What might fail using the following transaction if performed by concurrent customers within the default isolation degree of READ COMMITTED?
BEGIN TRANSACTION SELECT * FROM t WHERE pid = 10 and r between 40 and 60 -- ... this returns tid = 1, 3, 5 -- ... process returned data ... DELETE FROM t WHERE tid in (1, 3, 5) INSERT INTO t (tid, pid, r) VALUES (77, 10, 35) INSERT INTO t (tid, pid, r) VALUES (78, 10, 37) INSERT INTO t (tid, pid, r) VALUES (79, 10, 39) COMMIT
You can getting serious performance problems from dead locks
The Choose will get yourself a shared lock on the page and so the Remove would make an effort to upgrade individuals locks to exclusive locks.
If another user was performing exactly the same query, it could obtain shared locks on a single page simultaneously another user does. When one attempts to upgrade for an exclusive lock, it'll watch for other shared locks to become launched. Another may also be awaiting all shared locks to become launched. Both may have a shared lock and awaiting another to produce that shared lock so itself can acquire a unique lock. Other queries will stack up attempting to perform the same, and shortly the deadlocks will start to be detected and also the queries will start to get cancelled and folded back. With respect to the frequency from the queries the dead lock recognition from the DB engine might not be killing off queries as quickly as brand new ones are arriving, meaning no queries will succeed.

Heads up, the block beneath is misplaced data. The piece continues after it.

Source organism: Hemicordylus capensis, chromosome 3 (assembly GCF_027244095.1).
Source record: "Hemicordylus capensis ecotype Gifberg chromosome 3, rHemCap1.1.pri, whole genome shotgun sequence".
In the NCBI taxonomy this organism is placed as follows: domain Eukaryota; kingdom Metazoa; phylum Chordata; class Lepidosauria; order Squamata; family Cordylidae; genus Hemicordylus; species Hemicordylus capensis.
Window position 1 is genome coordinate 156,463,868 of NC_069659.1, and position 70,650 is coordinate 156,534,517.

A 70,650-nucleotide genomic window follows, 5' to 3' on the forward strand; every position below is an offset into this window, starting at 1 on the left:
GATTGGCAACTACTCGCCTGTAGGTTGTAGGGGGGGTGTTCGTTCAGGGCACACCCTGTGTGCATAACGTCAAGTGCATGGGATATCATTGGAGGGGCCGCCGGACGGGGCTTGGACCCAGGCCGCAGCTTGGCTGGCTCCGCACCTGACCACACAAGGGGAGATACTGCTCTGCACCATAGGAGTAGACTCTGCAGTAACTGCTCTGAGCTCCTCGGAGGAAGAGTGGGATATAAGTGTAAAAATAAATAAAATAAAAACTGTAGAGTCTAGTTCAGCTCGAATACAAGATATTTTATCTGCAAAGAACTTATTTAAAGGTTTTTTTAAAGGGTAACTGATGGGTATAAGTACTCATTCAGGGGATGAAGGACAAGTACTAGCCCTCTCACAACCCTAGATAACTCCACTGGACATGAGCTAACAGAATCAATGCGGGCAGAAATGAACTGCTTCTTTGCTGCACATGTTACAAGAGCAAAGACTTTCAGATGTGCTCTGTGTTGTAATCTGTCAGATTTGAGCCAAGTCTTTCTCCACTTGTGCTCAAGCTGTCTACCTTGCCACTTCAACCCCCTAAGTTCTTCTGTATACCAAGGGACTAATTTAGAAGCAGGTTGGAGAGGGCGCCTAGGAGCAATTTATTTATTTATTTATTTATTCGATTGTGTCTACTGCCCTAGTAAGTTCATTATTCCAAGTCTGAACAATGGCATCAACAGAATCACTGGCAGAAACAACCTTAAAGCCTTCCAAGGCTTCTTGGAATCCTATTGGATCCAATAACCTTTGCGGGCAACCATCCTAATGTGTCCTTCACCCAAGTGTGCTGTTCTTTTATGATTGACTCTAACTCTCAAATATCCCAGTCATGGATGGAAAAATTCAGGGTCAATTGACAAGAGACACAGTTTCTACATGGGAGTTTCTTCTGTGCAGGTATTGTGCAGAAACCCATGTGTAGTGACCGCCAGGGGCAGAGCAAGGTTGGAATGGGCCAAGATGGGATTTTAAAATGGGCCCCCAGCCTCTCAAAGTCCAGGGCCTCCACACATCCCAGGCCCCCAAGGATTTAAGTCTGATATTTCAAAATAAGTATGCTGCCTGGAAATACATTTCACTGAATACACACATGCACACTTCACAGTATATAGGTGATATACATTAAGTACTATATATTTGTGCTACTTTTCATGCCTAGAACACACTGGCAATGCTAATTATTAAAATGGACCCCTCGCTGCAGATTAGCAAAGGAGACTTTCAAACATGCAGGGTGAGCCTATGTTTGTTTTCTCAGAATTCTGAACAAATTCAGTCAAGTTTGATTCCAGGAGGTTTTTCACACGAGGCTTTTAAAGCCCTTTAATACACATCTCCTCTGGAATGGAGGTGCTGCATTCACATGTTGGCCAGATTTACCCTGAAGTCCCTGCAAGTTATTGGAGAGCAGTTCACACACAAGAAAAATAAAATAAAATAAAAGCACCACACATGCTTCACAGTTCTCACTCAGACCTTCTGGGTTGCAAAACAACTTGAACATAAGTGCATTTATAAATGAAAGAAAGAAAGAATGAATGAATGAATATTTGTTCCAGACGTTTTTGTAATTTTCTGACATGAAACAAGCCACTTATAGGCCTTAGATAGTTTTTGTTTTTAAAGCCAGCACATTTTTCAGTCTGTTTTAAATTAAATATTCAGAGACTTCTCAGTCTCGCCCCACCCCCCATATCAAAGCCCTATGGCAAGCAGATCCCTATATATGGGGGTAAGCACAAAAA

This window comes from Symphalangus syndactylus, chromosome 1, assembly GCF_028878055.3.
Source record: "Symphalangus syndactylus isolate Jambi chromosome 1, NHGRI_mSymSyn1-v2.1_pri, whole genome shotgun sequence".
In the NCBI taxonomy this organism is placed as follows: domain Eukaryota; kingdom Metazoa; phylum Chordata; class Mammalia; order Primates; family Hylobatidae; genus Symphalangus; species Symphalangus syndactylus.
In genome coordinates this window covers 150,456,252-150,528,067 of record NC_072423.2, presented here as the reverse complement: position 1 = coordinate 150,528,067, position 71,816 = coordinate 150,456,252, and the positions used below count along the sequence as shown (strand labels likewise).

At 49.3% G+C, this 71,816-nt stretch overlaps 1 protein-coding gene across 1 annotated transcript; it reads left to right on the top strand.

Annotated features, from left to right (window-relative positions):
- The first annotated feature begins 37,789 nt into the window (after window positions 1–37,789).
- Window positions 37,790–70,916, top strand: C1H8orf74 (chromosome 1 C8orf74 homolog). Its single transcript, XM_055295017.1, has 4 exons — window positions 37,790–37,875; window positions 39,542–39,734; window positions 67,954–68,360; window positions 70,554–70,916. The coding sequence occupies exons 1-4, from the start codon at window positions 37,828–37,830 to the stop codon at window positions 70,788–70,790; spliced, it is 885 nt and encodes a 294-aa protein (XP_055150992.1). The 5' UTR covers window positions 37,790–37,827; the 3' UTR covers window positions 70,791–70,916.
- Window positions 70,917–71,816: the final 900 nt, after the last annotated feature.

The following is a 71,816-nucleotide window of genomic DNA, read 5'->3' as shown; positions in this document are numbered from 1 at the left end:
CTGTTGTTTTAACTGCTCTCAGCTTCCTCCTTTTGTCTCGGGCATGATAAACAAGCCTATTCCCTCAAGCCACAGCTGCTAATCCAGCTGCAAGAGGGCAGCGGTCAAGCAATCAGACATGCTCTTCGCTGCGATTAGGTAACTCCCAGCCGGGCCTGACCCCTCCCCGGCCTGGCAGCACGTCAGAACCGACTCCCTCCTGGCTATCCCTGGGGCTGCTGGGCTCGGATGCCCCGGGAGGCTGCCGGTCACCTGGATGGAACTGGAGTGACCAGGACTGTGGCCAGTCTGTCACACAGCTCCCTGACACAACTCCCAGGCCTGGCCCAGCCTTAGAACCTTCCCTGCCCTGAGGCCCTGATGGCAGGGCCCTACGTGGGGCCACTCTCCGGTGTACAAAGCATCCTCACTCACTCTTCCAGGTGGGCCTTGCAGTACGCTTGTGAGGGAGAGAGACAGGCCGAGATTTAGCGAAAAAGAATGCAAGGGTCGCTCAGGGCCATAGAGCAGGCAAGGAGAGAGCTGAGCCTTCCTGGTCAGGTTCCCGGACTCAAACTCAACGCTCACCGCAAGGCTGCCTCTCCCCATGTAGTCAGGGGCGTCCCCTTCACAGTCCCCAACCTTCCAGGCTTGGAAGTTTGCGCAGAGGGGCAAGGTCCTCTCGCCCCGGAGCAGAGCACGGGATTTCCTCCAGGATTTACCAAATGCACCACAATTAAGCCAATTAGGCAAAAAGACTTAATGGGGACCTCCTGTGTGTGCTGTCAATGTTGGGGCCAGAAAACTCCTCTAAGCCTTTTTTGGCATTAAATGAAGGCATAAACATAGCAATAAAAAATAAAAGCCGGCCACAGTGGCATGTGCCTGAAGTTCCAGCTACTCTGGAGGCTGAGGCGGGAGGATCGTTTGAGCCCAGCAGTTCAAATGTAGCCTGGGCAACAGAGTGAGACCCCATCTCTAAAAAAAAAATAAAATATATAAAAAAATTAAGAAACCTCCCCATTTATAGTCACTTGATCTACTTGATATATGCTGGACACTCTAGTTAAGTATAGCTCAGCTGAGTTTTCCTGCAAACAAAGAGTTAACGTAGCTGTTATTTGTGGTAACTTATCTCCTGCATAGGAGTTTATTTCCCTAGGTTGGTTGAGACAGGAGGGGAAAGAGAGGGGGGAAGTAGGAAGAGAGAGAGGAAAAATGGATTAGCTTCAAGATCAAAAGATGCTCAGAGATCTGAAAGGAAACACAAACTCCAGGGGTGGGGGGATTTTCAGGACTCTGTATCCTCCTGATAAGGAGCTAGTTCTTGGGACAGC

You should add something similar to an indication within the choose to request that the exclusive lock be acquired in the get-go. Or you might slowly move the choose outdoors from the transaction and employ concurrency conflict recognition inside your other statement's where criteria.
Thew whole factor is strange in my experience. What's the reason for the choose? It achieves nothing. Write a remove to choose the records you would like. An amount strike us a problem of concurrent customers is they is going to be attempting to place exactly the same records because you hard-coded the values and therefore would most likely encounter the initial constraints that you simply most likely dress in tid or even the tid, pid combo.
Honestly what exactly are you attempting to accomplish here? This appears like an advertisement hoc query which was intended for one-time usage that you're attempting to run multiple occasions. It will always be an awful idea to hard-code such as this.
You should mention if you are using oracle or postgres. Also, you need to clearly specify your securing and never depend on default behavior. They might change along with other databases or database versions.
You do not make use of a lock for that Choose, so everyone can get exactly the same results, everyone might find records tid 1, 3 and 5. Everyone will process this info and everyone will attempt to remove this info. And that is not likely to work, the remove operation will set a lock. Just one transaction can lock this info, other transactions need to watch for commit from the first transaction. This transaction will place the brand new records and commit, others will remove nothing (aren't able to find records, not a problem) and place the brand new records too. This info have a similar data, is the fact that an issue?
Maybe you'll need a
SELECT ... FROM ... FOR UPDATE; to lock the records you need to process.